At first, a Virginia teen thought he had a sunburn. But then his skin started peeling off. Here’s what you need to know about the highly toxic plant called Giant Hogweed that put him in the hospital.
Alex Childress was working a summer landscaping job in Spotsylvania, Virginia when he unknowingly encountered a highly toxic plant called Giant Hogweed.
"We were working outside a factory and I snipped down a bush and it fell and touched my face," Alex said. "I didn't pay any mind to it because I do it all the time."
Considering how uncommon the plant is in the U.S., it’s not surprising Alex didn’t recognize it for the danger it was. By that evening, Alex’s skin was burning.
"I thought I had a bad sunburn,” he said. “I got in the shower and my face started peeling.”
Fortunately for Alex, his mom, Chrissy, is a nurse. She recognized the peeling skin as third-degree burns and rushed her son to the hospital. She suspected a plant was to blame. And she was right!
More About Highly Toxic Plant Called Giant Hogweed
Giant Hogweed is native to Central Asia, but it made its way into North America in the early 1900s. What makes the plant so dangerous is the sap, which is phototoxic, meaning it reacts with sunlight.
“If you have never heard of Giant Hogweed, you're not alone. Giant Hogweed makes poison ivy look like a walk in the park,” a safety alert from Isle of Wight officials said.
Contact with the sap from Giant Hogweed can have dangerous effects. If sap gets on a person’s skin, any exposure to sunlight can cause blisters and severe burns. This is exactly what happened to Alex. If sap gets in the eyes, it can cause temporary or even permanent blindness.
The reaction to the sap can happen up to 48-hours from contact.
How To Spot Highly Toxic Plant Called Giant Hogweed
Giant Hogweed resembles several other common plants, such as cow parsnip and Queen Anne's lace. However, it’s typically much larger. Here are a few traits common to Giant Hogweed.
Common Signs Of Giant Hogweed
- Plant grows to about 7 to 14 feet tall, depending upon how long it’s been growing and whether it’s been mowed or cut
- Stalks are topped with clusters of about 50 to 150 white flowers, spanning about 2.5 feet across
- Large, deeply lobed leaves spanning up to 5 feet across
- Stems are green with extensive purple splotches and covered in coarse white hairs
- Stems are hollow and about 2 to 4 inches wide and ridged. They have a thick circle of hairs at the base of the leaf stalks
- Seeds are dry, flattened, and oval. They are approximately 3/8 inch long and tan with brown lines (oil tubes)
If you see a plant you suspect could be Giant Hogweed, do not try to remove it yourself.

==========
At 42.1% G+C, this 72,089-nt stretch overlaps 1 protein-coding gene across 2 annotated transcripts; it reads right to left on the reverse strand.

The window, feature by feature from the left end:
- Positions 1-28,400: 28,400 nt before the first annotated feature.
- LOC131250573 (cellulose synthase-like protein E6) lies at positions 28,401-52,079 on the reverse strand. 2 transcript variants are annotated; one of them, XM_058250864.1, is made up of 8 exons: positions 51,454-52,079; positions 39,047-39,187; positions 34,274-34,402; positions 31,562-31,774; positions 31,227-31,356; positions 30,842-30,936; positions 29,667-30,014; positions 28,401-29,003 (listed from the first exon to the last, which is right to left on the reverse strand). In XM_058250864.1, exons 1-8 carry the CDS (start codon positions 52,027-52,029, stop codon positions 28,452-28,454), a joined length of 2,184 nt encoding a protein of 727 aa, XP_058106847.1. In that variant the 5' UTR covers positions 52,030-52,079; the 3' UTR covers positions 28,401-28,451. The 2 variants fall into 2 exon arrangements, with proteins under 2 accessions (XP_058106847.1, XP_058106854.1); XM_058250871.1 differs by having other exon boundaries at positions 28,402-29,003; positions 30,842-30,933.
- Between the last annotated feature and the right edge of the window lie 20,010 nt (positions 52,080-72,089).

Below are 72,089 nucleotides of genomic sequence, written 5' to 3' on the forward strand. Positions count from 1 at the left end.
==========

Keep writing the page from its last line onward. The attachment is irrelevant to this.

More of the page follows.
“Do not mow or otherwise cut to control the plant mechanically; this increases the risk of exposure to the plant's sap, and its roots will readily send up a new stalk,” the Virginia Invasive Species website says.
It’s best to take photos and contact your local Department of Agriculture for advice.
If you have contact with sap from Giant Hogweed, wash the area immediately. The longer it sits, the worse the reaction will be. Cover and/or avoid exposing the area to light and seek medical attention right away.
VA Teen Expected To Make Full Recovery
After recognizing the highly toxic plant called Giant Hogweed was to blame for Alex’s burns, his family and coworkers notified state agencies. Meanwhile, he was transferred to a burn center for treatment.
"They had me go in the shower for an hour and a half to wash and cleanse my body to get my pH level down," he said. "Then they cleaned everything else."
Alex then recovered in a dark hospital room for a few days.
"I'm feeling better," he said. "There are certain aspects that are painful like when they clean off dead skin or blisters, that's sore. Standing in the shower and having the water run over an open wound kind of hurts."
Thankfully, Alex will not suffer from any scarring from his burns. However, his skin will remain sensitive to light for several months. He and his family are hopeful the recovery period will not interfere with the teen’s plans to start college in the fall on an ROTC scholarship.
"Everyone has been really supportive," Alex said. "A lot of people have been checking on me, sending prayers and everything."
Alex’s healing will certainly be in our prayers and we’re so thankful he’s speaking out about his encounter to warn others.
Please be sure to share this story so others know about the dangers of the highly toxic plant called Giant Hogweed!
Featured Image Credit: Virginia Invasive Species (left) / GoFundMe (right)
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